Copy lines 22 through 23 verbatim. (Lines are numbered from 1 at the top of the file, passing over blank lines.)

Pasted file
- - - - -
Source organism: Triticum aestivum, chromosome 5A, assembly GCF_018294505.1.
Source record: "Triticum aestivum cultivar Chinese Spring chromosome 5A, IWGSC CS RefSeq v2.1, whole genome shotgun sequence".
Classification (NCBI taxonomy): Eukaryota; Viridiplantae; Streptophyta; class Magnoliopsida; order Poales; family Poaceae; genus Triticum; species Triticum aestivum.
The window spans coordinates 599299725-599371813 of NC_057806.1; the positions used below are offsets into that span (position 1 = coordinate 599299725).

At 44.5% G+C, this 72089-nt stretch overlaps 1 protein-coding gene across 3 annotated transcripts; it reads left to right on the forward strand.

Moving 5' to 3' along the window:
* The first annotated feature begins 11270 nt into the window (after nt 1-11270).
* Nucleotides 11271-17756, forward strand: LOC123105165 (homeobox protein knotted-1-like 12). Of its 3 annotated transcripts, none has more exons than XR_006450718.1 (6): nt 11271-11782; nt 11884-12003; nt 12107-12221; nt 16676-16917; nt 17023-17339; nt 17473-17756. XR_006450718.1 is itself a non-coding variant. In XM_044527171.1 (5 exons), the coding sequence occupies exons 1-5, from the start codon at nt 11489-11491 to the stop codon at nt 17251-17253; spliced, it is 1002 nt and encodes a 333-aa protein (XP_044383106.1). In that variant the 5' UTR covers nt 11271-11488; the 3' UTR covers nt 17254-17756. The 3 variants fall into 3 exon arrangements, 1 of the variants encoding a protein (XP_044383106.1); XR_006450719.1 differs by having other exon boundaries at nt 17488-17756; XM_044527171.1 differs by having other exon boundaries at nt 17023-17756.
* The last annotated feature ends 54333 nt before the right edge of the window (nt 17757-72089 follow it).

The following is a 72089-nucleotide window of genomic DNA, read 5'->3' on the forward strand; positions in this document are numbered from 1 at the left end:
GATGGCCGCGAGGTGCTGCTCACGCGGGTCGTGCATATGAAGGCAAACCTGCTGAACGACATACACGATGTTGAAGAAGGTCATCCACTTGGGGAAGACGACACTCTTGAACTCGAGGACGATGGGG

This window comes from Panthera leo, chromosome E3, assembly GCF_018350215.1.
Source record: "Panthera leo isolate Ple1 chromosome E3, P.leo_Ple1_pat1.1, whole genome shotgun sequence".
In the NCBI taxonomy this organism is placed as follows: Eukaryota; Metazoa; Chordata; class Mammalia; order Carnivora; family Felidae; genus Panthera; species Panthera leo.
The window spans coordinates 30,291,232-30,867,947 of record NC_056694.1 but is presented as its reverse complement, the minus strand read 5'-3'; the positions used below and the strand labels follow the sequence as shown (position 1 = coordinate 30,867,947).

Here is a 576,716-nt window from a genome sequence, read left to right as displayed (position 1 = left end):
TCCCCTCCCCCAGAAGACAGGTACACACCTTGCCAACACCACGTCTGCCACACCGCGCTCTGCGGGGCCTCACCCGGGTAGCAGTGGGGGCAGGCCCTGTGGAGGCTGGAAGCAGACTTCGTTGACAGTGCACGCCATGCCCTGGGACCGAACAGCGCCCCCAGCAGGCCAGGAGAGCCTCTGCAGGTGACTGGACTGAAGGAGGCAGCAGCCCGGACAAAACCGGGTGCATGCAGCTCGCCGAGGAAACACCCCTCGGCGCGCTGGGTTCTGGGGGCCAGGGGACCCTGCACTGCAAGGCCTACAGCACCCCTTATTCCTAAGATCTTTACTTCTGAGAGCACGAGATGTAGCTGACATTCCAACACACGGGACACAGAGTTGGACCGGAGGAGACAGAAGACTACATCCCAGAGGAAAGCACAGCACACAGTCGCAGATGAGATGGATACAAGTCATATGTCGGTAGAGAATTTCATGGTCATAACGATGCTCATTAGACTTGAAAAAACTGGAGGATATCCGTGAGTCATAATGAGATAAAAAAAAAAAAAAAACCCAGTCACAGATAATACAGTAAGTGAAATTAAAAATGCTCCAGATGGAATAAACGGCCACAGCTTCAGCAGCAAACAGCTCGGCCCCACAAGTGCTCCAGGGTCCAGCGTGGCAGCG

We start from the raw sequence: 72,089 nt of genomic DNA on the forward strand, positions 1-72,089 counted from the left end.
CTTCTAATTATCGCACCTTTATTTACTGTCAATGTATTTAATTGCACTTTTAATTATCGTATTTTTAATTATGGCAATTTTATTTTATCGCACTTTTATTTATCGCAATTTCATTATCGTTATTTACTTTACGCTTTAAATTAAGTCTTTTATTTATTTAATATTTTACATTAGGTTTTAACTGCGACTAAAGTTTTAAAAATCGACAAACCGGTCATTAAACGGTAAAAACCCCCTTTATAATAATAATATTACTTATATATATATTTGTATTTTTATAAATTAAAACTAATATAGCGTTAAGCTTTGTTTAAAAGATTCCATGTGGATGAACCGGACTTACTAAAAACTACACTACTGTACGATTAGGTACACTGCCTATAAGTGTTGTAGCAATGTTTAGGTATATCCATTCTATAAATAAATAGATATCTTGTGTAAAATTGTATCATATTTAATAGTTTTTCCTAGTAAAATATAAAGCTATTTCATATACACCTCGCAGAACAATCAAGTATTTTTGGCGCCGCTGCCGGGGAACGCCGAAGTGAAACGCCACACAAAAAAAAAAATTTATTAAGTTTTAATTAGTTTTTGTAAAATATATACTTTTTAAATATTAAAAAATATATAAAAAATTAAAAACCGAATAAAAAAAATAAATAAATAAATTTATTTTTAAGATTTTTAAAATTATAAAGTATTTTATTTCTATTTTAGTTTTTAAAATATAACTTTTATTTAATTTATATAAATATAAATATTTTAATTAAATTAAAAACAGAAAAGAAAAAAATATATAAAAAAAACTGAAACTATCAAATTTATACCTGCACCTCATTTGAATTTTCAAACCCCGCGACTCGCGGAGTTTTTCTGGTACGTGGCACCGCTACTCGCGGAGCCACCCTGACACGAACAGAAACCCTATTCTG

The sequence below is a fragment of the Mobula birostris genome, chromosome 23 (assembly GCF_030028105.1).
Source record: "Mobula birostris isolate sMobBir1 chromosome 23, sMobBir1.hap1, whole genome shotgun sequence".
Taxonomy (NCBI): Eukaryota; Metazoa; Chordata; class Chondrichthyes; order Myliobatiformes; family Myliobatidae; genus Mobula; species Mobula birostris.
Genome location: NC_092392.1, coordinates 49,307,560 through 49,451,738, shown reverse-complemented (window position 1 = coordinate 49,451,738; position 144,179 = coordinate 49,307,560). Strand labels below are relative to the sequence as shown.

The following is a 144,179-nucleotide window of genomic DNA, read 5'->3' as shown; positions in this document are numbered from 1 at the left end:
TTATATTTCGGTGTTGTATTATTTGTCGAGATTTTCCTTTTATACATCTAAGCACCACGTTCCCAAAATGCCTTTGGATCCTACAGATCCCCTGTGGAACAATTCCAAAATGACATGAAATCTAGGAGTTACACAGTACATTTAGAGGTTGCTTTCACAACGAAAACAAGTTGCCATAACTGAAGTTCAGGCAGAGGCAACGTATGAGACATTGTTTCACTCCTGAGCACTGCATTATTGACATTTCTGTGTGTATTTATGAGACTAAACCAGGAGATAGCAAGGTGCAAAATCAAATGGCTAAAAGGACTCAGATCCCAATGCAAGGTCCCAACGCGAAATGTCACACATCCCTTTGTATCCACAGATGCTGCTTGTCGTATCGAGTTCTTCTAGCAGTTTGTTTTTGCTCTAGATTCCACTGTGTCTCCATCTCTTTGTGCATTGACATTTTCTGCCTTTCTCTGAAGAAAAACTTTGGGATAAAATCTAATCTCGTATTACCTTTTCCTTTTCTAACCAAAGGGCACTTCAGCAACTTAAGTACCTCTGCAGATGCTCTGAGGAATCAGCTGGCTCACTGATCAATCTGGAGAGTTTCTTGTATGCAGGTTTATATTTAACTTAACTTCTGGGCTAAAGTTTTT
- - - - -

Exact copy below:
Taxonomy (NCBI): Eukaryota; Metazoa; Chordata; class Chondrichthyes; order Myliobatiformes; family Myliobatidae; genus Mobula; species Mobula birostris.
Genome location: NC_092392.1, coordinates 49,307,560 through 49,451,738, shown reverse-complemented (window position 1 = coordinate 49,451,738; position 144,179 = coordinate 49,307,560). Strand labels below are relative to the sequence as shown.